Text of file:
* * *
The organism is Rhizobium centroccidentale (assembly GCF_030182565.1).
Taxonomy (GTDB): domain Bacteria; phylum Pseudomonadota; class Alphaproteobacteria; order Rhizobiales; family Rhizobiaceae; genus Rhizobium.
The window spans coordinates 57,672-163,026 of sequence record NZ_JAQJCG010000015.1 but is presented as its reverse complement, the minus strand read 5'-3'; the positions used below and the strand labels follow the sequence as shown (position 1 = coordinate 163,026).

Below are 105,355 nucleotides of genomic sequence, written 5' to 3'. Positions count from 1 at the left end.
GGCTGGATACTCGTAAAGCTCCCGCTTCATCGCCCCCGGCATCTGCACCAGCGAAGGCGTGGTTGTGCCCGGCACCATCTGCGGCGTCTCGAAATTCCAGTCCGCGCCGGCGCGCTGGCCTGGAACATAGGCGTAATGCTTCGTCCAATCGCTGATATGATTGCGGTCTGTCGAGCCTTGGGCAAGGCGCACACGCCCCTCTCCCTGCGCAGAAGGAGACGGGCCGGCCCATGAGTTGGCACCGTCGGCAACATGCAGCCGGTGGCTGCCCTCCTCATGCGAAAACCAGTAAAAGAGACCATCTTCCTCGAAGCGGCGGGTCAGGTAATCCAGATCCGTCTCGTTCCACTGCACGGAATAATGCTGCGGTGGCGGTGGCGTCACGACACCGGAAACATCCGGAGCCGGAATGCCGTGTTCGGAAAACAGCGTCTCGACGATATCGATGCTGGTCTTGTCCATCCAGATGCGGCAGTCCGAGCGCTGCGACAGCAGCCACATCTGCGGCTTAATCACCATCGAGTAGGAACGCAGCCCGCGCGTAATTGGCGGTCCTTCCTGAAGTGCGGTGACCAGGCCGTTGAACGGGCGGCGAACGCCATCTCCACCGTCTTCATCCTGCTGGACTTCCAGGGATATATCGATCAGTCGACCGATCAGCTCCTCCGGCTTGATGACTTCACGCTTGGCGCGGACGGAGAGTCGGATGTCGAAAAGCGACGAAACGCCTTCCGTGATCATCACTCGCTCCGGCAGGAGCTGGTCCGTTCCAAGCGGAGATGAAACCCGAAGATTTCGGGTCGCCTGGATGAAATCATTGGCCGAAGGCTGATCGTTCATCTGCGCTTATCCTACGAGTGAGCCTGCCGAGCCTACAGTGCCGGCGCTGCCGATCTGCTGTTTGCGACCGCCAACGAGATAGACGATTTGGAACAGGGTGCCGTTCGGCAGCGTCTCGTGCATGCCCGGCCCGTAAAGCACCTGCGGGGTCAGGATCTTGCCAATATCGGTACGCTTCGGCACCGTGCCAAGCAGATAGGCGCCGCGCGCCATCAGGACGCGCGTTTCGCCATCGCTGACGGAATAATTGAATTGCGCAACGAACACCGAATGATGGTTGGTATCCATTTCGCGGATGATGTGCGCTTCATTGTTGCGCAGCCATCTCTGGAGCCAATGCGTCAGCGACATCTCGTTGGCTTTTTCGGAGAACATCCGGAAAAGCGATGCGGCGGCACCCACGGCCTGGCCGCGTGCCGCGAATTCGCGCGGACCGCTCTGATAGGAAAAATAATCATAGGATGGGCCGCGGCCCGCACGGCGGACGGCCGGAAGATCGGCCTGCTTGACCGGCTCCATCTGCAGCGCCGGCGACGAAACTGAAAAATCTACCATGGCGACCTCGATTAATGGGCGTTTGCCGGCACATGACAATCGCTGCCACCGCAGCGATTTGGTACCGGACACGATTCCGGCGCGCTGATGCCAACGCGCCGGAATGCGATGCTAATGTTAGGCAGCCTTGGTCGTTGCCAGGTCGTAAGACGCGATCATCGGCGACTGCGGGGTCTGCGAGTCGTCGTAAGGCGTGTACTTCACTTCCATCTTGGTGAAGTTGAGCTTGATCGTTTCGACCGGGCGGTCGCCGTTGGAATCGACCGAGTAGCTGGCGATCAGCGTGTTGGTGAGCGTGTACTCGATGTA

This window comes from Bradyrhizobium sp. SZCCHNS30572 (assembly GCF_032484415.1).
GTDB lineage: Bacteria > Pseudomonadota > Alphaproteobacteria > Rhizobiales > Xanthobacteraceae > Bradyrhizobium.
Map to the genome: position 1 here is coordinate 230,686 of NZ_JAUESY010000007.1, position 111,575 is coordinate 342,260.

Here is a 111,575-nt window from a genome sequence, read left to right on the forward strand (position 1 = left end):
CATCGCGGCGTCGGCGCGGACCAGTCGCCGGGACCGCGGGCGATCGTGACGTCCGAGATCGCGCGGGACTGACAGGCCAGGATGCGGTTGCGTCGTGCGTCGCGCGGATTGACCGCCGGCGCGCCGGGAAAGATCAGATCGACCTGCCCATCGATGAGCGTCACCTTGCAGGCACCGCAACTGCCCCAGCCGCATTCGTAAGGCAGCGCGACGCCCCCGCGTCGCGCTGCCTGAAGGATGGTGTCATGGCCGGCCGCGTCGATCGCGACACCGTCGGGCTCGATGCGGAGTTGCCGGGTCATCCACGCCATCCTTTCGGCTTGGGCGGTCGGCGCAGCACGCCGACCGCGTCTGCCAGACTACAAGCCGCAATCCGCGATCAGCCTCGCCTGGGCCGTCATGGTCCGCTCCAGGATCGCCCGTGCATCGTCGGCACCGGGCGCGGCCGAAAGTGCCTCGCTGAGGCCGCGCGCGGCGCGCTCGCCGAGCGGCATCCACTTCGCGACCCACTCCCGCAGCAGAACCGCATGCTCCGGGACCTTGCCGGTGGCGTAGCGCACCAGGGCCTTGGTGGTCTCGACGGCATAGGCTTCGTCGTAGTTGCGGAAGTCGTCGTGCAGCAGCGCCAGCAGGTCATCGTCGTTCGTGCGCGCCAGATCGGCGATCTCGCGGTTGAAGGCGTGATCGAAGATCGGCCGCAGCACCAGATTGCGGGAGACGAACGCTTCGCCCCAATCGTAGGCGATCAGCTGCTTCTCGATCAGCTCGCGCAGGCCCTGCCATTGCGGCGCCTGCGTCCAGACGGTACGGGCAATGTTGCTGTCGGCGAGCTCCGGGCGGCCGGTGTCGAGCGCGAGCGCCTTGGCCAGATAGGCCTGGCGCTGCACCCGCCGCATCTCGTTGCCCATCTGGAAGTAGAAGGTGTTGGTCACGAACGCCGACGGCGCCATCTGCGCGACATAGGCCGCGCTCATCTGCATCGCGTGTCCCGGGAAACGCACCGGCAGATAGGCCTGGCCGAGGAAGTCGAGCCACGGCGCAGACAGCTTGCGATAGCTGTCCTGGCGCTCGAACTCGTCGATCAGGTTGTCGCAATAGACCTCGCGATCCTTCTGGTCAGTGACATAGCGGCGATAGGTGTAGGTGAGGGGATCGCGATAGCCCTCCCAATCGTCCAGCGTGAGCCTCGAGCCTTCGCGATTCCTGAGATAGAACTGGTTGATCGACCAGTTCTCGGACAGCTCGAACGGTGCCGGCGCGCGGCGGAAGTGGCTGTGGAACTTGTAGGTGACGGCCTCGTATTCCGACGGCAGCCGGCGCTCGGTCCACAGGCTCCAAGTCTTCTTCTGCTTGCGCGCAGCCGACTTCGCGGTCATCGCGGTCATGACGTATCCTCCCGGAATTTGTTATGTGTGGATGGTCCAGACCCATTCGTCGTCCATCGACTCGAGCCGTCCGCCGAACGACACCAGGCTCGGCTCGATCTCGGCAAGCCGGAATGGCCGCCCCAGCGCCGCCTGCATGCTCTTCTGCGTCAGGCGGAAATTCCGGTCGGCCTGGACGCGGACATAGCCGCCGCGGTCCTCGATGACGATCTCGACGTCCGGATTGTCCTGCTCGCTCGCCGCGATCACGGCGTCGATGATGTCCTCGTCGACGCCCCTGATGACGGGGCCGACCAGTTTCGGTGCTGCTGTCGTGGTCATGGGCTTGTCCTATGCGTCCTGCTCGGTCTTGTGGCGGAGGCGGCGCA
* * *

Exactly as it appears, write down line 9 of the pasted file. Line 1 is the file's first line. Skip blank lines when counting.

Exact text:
Here is a 111,575-nt window from a genome sequence, read left to right on the forward strand (position 1 = left end):